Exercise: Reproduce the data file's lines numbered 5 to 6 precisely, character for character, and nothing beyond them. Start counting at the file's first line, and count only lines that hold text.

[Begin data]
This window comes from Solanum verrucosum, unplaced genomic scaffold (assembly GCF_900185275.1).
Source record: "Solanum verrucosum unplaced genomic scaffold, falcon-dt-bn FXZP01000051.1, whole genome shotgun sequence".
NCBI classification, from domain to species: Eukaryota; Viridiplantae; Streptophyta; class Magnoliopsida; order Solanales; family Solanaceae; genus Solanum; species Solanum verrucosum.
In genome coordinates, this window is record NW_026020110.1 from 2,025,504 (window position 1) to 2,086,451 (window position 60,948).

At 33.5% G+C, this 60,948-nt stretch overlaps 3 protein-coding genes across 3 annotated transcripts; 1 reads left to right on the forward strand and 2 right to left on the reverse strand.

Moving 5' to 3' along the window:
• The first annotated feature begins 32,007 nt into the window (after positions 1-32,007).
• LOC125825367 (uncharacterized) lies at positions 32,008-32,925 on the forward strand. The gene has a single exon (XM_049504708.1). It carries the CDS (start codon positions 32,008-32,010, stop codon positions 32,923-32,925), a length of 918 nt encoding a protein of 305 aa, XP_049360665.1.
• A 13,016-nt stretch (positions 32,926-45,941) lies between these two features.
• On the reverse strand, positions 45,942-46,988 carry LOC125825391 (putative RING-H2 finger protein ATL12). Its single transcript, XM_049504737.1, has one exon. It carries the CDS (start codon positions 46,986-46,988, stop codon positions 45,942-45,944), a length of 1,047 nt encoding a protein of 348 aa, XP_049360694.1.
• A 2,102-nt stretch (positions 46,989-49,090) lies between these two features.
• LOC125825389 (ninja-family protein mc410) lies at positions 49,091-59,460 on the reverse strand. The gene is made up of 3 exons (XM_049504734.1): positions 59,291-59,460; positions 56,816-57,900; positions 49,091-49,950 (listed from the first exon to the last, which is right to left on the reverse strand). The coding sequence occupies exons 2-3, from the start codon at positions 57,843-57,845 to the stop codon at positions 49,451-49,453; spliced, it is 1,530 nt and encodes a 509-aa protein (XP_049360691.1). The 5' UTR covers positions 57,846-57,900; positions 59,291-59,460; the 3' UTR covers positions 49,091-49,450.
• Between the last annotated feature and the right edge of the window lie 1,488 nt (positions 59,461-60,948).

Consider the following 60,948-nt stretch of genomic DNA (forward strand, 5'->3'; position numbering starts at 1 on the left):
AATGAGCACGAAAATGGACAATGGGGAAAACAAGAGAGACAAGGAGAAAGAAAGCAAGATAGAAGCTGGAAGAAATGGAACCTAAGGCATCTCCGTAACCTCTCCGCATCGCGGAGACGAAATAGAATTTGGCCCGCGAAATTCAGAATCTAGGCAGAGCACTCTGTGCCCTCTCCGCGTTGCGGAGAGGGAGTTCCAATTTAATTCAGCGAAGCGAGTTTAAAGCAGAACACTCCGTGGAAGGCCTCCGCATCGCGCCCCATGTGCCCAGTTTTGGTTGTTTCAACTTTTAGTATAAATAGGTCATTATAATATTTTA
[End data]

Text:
At 33.5% G+C, this 60,948-nt stretch overlaps 3 protein-coding genes across 3 annotated transcripts; 1 reads left to right on the forward strand and 2 right to left on the reverse strand.

Moving 5' to 3' along the window: